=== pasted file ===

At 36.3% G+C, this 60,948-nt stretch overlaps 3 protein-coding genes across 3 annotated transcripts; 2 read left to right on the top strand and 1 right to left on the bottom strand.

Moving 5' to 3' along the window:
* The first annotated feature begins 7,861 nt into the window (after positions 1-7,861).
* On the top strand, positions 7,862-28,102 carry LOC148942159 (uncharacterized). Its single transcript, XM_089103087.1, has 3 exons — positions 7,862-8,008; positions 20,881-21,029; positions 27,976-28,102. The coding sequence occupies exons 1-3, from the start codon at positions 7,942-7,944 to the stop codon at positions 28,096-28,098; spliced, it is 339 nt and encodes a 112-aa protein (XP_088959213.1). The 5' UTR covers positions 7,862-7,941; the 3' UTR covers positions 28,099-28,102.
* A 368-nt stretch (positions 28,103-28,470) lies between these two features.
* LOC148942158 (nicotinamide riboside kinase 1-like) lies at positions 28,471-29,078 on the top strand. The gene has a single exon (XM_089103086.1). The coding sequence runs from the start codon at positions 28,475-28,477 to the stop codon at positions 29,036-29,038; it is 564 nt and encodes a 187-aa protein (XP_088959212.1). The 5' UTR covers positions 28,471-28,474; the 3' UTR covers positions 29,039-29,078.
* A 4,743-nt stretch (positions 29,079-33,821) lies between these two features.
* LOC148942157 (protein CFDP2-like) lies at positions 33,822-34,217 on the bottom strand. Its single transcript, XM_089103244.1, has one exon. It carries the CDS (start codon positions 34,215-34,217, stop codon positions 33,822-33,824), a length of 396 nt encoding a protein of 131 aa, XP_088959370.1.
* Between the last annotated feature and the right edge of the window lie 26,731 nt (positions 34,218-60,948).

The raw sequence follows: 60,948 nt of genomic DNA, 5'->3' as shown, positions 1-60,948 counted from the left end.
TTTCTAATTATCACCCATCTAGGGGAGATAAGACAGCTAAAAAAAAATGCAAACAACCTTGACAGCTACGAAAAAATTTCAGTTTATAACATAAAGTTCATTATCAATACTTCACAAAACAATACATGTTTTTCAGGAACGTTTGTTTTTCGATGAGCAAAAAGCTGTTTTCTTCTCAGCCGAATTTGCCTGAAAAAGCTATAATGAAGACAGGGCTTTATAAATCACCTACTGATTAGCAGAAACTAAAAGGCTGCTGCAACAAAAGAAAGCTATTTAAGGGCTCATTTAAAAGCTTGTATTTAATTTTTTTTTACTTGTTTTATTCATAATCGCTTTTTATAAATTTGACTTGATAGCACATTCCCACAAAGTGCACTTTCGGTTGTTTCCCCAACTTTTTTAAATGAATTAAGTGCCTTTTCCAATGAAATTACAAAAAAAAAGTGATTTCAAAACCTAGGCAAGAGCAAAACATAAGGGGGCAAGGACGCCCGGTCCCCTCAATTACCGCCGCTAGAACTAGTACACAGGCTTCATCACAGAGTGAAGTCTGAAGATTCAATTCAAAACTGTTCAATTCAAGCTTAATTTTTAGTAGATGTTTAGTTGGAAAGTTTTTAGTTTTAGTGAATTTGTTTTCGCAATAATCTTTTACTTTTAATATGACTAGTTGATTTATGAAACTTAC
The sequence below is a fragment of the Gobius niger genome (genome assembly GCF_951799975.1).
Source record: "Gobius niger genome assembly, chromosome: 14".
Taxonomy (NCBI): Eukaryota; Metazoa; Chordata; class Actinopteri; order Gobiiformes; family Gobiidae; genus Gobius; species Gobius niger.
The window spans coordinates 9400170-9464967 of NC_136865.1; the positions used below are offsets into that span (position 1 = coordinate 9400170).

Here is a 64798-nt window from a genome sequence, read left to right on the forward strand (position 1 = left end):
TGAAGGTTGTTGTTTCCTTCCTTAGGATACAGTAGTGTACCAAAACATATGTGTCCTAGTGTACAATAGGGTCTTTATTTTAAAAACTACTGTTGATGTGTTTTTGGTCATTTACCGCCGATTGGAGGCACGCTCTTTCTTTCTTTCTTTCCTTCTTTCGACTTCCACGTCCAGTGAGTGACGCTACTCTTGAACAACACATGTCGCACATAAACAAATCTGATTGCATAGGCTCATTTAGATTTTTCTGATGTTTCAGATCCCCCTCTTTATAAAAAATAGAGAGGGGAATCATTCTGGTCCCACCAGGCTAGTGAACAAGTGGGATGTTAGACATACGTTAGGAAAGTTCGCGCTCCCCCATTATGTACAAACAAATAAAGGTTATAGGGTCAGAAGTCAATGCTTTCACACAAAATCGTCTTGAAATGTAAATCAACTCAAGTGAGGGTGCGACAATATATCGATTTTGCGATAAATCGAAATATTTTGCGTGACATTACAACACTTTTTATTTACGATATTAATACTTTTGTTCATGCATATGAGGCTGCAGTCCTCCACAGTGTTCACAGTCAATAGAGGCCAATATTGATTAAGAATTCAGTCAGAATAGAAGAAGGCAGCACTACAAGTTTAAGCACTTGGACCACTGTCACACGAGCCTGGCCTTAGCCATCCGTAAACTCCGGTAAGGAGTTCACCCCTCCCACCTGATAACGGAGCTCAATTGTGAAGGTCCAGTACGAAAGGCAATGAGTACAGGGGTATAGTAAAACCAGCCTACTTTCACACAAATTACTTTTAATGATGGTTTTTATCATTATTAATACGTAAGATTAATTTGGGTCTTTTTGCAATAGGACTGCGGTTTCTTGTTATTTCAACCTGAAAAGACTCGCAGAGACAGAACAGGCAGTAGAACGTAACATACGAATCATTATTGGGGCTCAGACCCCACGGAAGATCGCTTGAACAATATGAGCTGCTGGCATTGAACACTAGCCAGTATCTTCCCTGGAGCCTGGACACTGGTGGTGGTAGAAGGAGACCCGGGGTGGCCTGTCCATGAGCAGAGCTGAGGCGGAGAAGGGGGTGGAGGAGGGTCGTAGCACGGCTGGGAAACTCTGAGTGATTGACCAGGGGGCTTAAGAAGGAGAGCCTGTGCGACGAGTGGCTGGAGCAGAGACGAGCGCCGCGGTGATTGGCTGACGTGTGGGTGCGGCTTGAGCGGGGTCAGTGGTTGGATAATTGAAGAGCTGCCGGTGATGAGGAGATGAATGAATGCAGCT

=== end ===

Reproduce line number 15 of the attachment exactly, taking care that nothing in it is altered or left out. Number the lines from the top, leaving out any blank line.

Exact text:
The window spans coordinates 9400170-9464967 of NC_136865.1; the positions used below are offsets into that span (position 1 = coordinate 9400170).